Oh, and I've just dowloaded a cool new app. The Smartphone roars like a howler monkey if anyone with the virus comes within a fifteen metre radius of me.

Thursday, March 18, 2021



Once upon a time, humanity ceased to be. Well, it didn’t really cease to be, but everyone thought it did because the news made a terrible mistake. Everyone in the world lay down around the place as if they were dead. They spread out their limbs at funny angles and shut their eyes.

Religious people waited to be taken to the afterlife, but no tunnel of light came for them. Atheists waited to be eaten by worms, but the worms showed no interest. Everyone just waited and waited and then they got hungry and they got cold and some had to take a piss.

After a while, a little boy jumped to his feet and said “let’s pretend we’re alive.” The little boy’s mammy told him to lay back down because he was dead, but the little boy said “I know I’m dead, I’m just playing that I’m alive.” Then a little girl stood up to play too.

Soon, all the children were on their feet and then most of the adults. It seemed that they had found a ‘get out’ clause in this death business. You could pretend to be alive. So, almost everyone went back to doing what they did before they thought they were dead.

However, some people remained on the ground as if dead and were very cross with those who had gotten up for not being dead properly. Some of those on the ground were tempted to join in the pretending to be alive game, but they dared not. It seemed naughty.

Eventually, the people who were pretending to be alive scooped up the people who thought they were dead and put them in caskets and put the caskets in the earth. The people who thought they were dead did not protest. They were happy enough under the soil. It seemed correct.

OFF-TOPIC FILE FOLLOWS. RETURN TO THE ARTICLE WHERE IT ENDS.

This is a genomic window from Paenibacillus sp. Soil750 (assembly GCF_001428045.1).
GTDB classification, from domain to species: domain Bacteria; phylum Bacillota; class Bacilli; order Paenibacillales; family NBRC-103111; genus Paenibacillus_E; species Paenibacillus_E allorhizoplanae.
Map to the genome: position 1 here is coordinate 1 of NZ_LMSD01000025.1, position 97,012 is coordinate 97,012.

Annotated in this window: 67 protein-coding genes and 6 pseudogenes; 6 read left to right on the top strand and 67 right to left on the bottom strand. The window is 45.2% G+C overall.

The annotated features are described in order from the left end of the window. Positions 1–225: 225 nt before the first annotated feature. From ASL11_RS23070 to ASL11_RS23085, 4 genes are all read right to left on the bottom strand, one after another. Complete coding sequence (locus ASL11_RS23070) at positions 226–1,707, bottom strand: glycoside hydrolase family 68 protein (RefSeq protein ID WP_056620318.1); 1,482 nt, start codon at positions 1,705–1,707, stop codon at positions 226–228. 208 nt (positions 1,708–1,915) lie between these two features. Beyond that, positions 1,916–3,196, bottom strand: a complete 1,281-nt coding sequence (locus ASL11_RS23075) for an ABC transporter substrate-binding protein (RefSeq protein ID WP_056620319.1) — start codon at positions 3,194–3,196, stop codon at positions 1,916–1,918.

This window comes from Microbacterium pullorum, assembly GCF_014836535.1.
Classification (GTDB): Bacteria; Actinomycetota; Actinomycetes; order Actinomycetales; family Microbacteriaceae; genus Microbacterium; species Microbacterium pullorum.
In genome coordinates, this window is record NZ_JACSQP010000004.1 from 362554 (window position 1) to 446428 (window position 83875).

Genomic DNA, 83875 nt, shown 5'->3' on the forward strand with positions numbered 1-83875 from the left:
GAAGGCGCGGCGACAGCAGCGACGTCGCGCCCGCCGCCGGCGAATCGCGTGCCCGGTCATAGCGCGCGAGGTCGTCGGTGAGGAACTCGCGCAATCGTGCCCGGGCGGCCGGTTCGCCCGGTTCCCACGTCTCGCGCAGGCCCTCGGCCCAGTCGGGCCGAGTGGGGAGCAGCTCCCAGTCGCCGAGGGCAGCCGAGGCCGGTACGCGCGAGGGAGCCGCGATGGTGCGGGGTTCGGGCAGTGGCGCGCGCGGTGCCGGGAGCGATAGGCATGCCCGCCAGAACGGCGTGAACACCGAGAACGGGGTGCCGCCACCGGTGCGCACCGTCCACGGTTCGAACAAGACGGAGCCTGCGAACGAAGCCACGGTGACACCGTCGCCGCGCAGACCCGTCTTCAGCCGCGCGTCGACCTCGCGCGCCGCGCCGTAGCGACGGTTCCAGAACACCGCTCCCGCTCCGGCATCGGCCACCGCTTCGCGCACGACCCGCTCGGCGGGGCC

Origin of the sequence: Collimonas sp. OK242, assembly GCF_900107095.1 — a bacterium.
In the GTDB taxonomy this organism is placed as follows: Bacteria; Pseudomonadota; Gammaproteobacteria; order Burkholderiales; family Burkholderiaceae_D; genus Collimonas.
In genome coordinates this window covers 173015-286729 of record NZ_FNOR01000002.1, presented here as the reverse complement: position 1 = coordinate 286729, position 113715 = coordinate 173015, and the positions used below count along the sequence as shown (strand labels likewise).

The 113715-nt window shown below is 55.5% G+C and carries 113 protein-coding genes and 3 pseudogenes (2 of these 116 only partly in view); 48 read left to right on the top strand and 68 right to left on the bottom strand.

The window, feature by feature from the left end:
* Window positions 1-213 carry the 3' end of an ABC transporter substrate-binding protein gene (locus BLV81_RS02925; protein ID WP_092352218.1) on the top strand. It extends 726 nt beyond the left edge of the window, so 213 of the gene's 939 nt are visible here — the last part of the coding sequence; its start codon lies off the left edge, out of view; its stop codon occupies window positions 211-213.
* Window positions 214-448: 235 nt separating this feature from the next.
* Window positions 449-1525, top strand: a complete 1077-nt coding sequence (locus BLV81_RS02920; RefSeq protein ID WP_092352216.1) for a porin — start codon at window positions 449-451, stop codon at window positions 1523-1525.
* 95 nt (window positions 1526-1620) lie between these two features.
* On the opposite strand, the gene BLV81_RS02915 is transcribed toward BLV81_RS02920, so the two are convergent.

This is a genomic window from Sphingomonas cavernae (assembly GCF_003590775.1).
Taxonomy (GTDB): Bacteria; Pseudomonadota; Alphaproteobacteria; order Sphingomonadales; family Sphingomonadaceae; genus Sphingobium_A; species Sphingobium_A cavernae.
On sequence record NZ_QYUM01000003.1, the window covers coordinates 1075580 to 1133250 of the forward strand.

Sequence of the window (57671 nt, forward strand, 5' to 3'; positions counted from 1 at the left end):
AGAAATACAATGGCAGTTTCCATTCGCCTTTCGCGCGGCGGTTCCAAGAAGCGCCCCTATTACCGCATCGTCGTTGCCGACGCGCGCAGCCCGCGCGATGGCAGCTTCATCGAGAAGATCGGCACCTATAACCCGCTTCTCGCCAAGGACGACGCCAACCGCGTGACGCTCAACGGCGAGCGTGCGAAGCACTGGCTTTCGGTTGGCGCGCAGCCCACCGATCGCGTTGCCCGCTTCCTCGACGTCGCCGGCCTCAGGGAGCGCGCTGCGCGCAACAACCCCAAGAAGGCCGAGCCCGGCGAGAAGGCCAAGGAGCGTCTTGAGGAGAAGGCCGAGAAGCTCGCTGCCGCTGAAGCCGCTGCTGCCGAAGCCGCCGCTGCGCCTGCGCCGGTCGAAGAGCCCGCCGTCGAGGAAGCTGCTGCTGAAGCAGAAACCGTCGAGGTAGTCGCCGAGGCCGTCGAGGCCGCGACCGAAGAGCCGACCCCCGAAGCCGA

You see, even though the people who thought they were dead were about to be really dead, due to being buried alive, they felt they were coming out on top. The way they reasoned it, being dead is safer than being alive because being alive will get you killed one day. FIN!

Tuesday, January 5, 2021


One day, the bourgeoisie went to the cinema to see a savage indictment of the bourgeoisie made by a member of the bourgeoisie. The bourgeoisie became very angry at the bourgeoisie and some bourgeoisie formed an organisation that put bombs under the bourgeoisie's cars and so on. Members of the bourgeoisie ended up killing a lot of members of the bourgeoisie. Eventually, when the bourgeoisie got tired of blowing up the bourgeoisie, a member of the bourgeoisie made a film about the bourgeoisie blowing up the bourgeoisie and the bourgeoisie went to the cinema to see the film, which was a savage indictment of the bourgeoisie, and the bourgeoisie became very angry at the bourgeoisie and some bourgeoisie formed an organisation that put bombs under the bourgeoisie's cars and so on.

It was all very exciting. It was all very important. It was really revolutionary. 

Some of the bourgeoisie were even sent to prison by the bourgeoisie, but all of the bourgeoisie eventually became bourgeoisie media pundits and went on TV shows where the bourgeoisie spoke to the bourgeoisie about the bourgeoisie in front of an audience of bourgeoisie watching from home and a few lucky members of the bourgeoisie who'd won tickets to be in the live studio audience.